We have had two dogs suddenly die after exposure to the lake. Both dogs were in the same area of the lake, along the south-western section of Elm Avenue (see map).
LYLPS board members along with the director of NYSFOLA inspected the area on Monday afternoon looking for evidence of blue-green algae (cyanobacteria). These bacteria are responsible for harmful algae blooms (HABs). HABs can make people ill, but they can kill dogs.
The following information comes from Webmd:
The algae produce two different toxins: one that causes neurological problems, and one that leads to liver failure, according to David Dorman, a professor of toxicology at North Carolina State University College of Veterinary Medicine.
Signs that a dog has ingested blue-green algae include twitching, weakness, seizures, vomiting, and diarrhea. Although it is more common to see symptoms within minutes or hours, it might be days before the toxins take effect.
Blue-green algae are commonly confused with green algae — both can create dense material on the water’s surface that can interfere with activities like swimming and fishing, and may have a similar smell, the Environmental Protection Agency says. But, unlike green algae, blue-green algae can be fatal.
You can read the full article here: https://pets.webmd.com/dogs/news/20190814/toxic-algae-kills-dogs-across-the-country
During our inspection we did not see anything that looked like blue-green algae, but that doesn’t mean it isn’t present in the lake. We took a sample of an unusual material floating on the surface in the suspect area and will have an evaluation in the next few days. We are also waiting for an autopsy from the second dog.
Unfortunately, other than avoiding them, there is not much that can be done about them, though research in how to eliminate them has been ramped up in recent years. For now, it is important for everyone to stay vigilant and alert LYLPS if you see anything that looks like a HAB by emailing location and hopefully a picture to [email protected] or texting 607-218-2550.
For the time being we recommend that people avoid using the lake in the affected area until we get additional information. We will post an update as soon as possible, hopefully around mid-week.
Signs are posted and the weather looks good for the first of our planned lake treatments. On Thursday morning we are treating the variable leaf milfoil. Treatment is scheduled to begin at approximately 10 a.m. and should take a few hours.
While there are minimal water use restrictions, we are asking boaters to stay off the lake during the treatment period.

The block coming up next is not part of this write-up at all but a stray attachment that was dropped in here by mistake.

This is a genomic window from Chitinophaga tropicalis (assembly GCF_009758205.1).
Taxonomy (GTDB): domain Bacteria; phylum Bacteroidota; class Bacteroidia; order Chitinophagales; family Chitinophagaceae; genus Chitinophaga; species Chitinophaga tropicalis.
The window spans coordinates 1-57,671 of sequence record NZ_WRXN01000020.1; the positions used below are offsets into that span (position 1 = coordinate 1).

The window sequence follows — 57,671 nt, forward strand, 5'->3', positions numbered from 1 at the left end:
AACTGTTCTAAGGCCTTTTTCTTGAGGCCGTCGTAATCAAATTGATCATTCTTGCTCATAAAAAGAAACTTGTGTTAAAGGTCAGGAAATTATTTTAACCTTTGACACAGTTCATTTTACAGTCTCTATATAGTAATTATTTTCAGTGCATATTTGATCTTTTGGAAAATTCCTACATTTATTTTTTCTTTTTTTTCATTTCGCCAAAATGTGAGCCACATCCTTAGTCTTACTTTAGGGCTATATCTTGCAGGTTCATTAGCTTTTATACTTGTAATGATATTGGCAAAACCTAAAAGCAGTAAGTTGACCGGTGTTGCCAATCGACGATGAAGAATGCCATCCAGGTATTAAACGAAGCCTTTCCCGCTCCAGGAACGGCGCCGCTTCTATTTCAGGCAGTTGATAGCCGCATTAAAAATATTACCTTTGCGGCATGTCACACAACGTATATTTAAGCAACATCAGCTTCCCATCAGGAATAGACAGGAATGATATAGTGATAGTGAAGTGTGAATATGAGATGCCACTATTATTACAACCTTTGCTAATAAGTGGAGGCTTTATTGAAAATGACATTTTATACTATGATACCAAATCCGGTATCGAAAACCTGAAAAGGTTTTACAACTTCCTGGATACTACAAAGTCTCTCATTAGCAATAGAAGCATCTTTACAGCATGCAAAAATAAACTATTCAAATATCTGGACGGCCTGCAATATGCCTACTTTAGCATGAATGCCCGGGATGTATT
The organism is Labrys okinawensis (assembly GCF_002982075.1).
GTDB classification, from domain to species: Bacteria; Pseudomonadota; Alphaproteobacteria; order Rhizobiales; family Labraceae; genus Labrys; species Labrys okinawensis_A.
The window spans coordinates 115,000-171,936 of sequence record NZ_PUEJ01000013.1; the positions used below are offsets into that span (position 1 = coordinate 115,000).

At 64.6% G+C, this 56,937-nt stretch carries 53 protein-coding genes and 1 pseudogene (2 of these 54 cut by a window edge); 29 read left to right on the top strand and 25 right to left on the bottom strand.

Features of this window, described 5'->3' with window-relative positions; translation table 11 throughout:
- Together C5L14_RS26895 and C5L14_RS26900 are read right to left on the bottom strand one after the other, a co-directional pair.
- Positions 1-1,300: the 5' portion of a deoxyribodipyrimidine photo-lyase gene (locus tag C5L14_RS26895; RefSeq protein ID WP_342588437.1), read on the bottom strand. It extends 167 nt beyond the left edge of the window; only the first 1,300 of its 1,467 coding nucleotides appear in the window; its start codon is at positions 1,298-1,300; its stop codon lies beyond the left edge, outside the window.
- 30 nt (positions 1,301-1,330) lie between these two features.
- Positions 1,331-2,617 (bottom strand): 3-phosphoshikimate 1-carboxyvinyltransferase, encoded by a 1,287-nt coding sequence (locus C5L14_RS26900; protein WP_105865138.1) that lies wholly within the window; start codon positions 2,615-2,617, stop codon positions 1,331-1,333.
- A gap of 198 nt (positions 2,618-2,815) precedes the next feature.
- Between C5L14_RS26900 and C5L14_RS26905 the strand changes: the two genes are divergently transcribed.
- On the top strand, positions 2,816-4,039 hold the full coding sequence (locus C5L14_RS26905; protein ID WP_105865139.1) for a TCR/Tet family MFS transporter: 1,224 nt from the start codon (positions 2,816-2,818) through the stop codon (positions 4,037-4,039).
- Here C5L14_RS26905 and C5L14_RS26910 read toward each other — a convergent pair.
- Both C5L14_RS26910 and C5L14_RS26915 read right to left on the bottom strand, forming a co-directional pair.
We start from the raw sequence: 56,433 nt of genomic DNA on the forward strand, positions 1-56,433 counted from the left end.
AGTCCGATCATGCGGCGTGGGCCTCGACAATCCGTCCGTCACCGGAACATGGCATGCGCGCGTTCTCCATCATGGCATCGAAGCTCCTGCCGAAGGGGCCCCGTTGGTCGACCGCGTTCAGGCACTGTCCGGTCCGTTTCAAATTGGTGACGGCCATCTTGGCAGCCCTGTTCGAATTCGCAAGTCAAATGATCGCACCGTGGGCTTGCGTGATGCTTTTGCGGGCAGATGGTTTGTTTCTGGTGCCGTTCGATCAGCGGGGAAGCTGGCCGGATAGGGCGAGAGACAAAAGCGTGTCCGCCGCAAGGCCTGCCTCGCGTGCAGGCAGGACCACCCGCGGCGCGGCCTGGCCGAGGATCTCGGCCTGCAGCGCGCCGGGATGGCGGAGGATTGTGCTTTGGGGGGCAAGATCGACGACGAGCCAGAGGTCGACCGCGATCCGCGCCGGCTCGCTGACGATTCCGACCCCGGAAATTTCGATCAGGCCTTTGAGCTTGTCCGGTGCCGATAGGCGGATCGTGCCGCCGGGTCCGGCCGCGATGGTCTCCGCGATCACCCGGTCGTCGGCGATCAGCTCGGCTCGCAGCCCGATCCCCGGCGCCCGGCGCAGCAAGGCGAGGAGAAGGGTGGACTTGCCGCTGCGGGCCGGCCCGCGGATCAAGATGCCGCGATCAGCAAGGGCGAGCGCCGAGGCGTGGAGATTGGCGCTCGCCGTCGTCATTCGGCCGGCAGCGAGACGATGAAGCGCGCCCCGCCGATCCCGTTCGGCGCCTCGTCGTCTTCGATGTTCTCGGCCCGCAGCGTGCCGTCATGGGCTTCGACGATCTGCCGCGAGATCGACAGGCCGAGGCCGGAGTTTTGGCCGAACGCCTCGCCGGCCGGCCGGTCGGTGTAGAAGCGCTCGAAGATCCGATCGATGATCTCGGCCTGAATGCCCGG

Check back here and we will post when the treatment is completed.
This week we received our permits from DEC and are planning our initial treatment on Thursday, June 18th. All lake and downstream property owners will receive a notification postcard in the next day or two.
We will update this post with more details as we have more details.
Individual letters were mailed to all lake property owners on 2/29 explaining the treatment plan and individualized costs. Since everyone is benefiting from the lake improvements, we are asking everyone to donate.
The treatment plan with the updated treatment maps can be found here. If you are in the treatment area (as stated in your letter) we are asking you to register here to confirm your interest and commitment to have your lake front treated.
If you don’t receive a letter by 3/6 please email us at [email protected] or call us at 607-218-2550 and we will provide further details.
We will be following the same notification process as last year. You will receive a letter identifying the specific herbicide/algaecide, planned treatment date(s), water use restrictions (if any), and the time period within which you may express any objections and/or questions.
For any additional questions, please contact us at [email protected]
Our fall meeting is scheduled for Sunday, September 22 at noon followed by our fall picnic at 1 pm. All festivities take place at the main pavilion in Dwyer Park (where CRT plays).
In addition to our normal reports, our fall meeting will feature a discussion of this year’s herbicide treatment as well as initial ideas for next year’s efforts. Please be sure to complete our treatment survey by Wednesday morning the 18th so that the board has your input as we prepare plans for next year.
Following the meeting we’re having our first annual fall picnic. LYLPS will provide hot dogs, rolls, condiments, iced tea, lemonade and paper products. Please bring a dish to pass and any other beverages you would like. Music will be provided by Tribal Revival. Thanks to the Nortons for organizing this including the music.
Please RSVP by Thursday, September 19 so that we know how many hot dogs to provide. Click on this link to let us know if you will or will not be attending.
10 for $5
To order call Barb Stepien at (315) 729-7528
Or, e-mail [email protected]
Please order by July 2nd. 500 available.
We have been informed that our water tests of the lake and downstream are showing concentrations below 50ppb and so all water restrictions have been removed.
Thank you for your understanding and support as we move forward with our lake management plan to continue to restore our lake.
Our Annual Meeting is scheduled for Saturday, June 8th at 10:00 a.m. in the Dwyer Memorial Park main pavilion.
All are welcome to attend and encouraged to join our Society.
The meeting will feature an update on the lake management plan including our herbicide treatment as well as news on futures plans. YOUR INPUT IS CRUCIAL as we move forward in restoring our lake.